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The Democratic Strategist

Political Strategy for a Permanent Democratic Majority

Kagan: Trump’s ‘Personality Defect’ a Potential Threat to Peace

Robert Kagan’s latest Washington Post column, “There is something very wrong with Donald Trump” merits a slow, serious read, especially by Trump’s fellow Republicans. Kagan, a senior Brookings fellow and Clinton supporter, explains:

One wonders if Republican leaders have begun to realize that they may have hitched their fate and the fate of their party to a man with a disordered personality. We can leave it to the professionals to determine exactly what to call it. Suffice to say that Donald Trump’s response to the assorted speakers at the Democratic National Convention has not been rational.

Why denigrate the parents of a soldier who died serving his country in Iraq? And why keep it going for four days? Why assail the record of a decorated general who commanded U.S. forces in Afghanistan? Why make fun of the stature of a popular former mayor of New York? Surely Trump must know that at any convention, including his own, people get up and criticize the opposition party’s nominee. They get their shots in, just as your party got its shots in. And then you move on to the next phase of the campaign. You don’t take a crack at every single person who criticized you. And you especially don’t pick fights that you can’t possibly win, such as against a grieving Gold Star mother or a general. It’s simply not in your interest to do so.

The fact that Trump could not help himself, that he clearly did, as he said, want to “hit” everyone who spoke against him at the Democratic convention, suggests that there really is something wrong with the man. It is not just that he is incapable of empathy. It is not just that he feels he must respond to every criticism he receives by attacking and denigrating the critic, no matter how small or inconsequential the criticism. If you are a Republican, the real problem, and the thing that ought to keep you up nights as we head into the final 100 days of this campaign, is that the man cannot control himself. He cannot hold back even when it is manifestly in his interest to do so. What’s more, his psychological pathologies are ultimately self-destructive…

Kagan, of course, is not the lone ranger in suggesting that Trump may be more than a little unhinged, and in a dangerous way. See here, here and here for example. “He must attack everyone who opposes him, even after he has defeated them,” Kagan continues. “He must continue talking about Texas Sen. Ted Cruz’s father, even after Cruz has thrown in the towel. He must humiliate New Jersey Gov. Chris Christie, even after Christie has lain down before him.”

Kagan’s Fellow WaPo columnist Eugene Robinson has also observed Trump’s tantrum about the Democratic convention and commented that “he’s alarmingly thin-skinned. Referring to critics who spoke at the Democratic National Convention, Trump said Thursday that he wanted to “hit a number of those speakers so hard, their heads would spin.” And: “I was going to hit one guy in particular, a very little guy.” Trump made clear Friday on Twitter that he was talking about “ ‘Little’ Michael Bloomberg, who never had the guts to run for president.” (The bet here is that ‘Little Michael Bloomberg’ would likely flatten Trump in any such physical altercation).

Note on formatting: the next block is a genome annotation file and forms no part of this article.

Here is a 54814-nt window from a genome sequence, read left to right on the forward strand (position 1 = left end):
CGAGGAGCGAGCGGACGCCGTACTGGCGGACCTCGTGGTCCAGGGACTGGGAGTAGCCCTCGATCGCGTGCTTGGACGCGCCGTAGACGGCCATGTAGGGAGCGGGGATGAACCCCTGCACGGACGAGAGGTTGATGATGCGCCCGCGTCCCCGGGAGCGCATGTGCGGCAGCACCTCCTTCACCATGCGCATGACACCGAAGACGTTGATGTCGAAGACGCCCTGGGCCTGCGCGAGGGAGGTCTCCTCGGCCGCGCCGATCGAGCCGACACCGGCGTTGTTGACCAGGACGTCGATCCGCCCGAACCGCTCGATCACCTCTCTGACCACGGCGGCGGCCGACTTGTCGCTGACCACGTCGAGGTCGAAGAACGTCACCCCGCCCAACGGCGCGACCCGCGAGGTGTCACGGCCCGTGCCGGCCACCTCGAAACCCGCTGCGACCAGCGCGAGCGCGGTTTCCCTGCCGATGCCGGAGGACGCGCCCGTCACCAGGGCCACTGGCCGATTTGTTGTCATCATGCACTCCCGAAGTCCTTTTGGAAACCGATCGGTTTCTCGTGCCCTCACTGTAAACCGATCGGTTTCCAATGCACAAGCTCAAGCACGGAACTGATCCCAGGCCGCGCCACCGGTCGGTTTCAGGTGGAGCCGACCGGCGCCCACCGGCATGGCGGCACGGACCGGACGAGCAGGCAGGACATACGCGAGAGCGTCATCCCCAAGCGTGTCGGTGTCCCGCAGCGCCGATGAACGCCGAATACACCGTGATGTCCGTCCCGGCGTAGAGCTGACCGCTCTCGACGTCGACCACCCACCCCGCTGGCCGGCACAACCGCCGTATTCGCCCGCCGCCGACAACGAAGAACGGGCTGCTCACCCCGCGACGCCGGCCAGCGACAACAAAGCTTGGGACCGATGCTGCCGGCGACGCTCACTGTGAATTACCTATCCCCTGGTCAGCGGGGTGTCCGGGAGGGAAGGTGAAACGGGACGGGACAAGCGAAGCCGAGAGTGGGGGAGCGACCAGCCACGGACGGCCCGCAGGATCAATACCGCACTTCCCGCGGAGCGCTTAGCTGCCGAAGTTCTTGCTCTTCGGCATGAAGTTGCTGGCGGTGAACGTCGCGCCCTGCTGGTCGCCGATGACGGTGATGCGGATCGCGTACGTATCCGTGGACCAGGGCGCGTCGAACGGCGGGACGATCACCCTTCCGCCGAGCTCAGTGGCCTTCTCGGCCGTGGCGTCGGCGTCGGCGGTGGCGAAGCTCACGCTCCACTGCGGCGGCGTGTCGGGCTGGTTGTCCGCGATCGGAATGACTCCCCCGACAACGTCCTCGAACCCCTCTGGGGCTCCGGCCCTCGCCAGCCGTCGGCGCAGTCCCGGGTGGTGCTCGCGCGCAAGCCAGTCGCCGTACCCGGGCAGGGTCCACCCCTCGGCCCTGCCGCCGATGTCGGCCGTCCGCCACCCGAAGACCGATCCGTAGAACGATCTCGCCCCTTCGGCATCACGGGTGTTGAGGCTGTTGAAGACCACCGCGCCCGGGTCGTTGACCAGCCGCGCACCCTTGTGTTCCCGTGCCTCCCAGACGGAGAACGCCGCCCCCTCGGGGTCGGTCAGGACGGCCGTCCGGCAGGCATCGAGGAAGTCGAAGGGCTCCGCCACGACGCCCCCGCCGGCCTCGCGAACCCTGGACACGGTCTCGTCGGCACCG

Kagan doesn’t use the word. But millions of Trump-watchers must be thinking that this may be the first overtly sadistic presidential nominee of a major political party. Trump seems unmoved by criticism of his cruelty, or worse, maybe he likes it, since many sadists have a masochistic side. As Kagan adds, “he is unable to control his responses to criticism. He must double down every time, even if it means digging himself deeper and deeper into the hole.” Worse, adds Kagan,

And because it is a defect and not a tactic, it would continue to affect Trump’s behavior in the White House. It would determine how he dealt with other nations. It would determine how he dealt with critics at home. It would determine how he governed, how he executed the laws, how he instructed the law-enforcement and intelligence agencies under his command, how he dealt with the press, how he dealt with the opposition party and how he handled dissent within his own party. His personality defect would be the dominating factor in his presidency, just as it has been the dominating factor in his campaign. His ultimately self-destructive tendencies would play out on the biggest stage in the world, with consequences at home and abroad that one can barely begin to imagine. It would make him the closest thing the United States has ever had to a dictator, but a dictator with a dangerously unstable temperament that neither he nor anyone else can control.

Kagan believes that “his defects will destroy him before he reaches the White House. He will bring himself down, and he will bring the Republican Party and its leaders down with him.” It’s scant comfort, however, because an individual with such disturbing ‘character defects’ has risen as far atop one of the major political parties as has Trump, and that some horrific event, such as a terrorist attack, scandal or economic meltdown just might put him in charge as the leader of the world’s most powerful nation.

If Democrats needed a reason to reject complaisancy or overconfidence and get busy organizing a record GOTV effort, Kagan’s column is a good starter.

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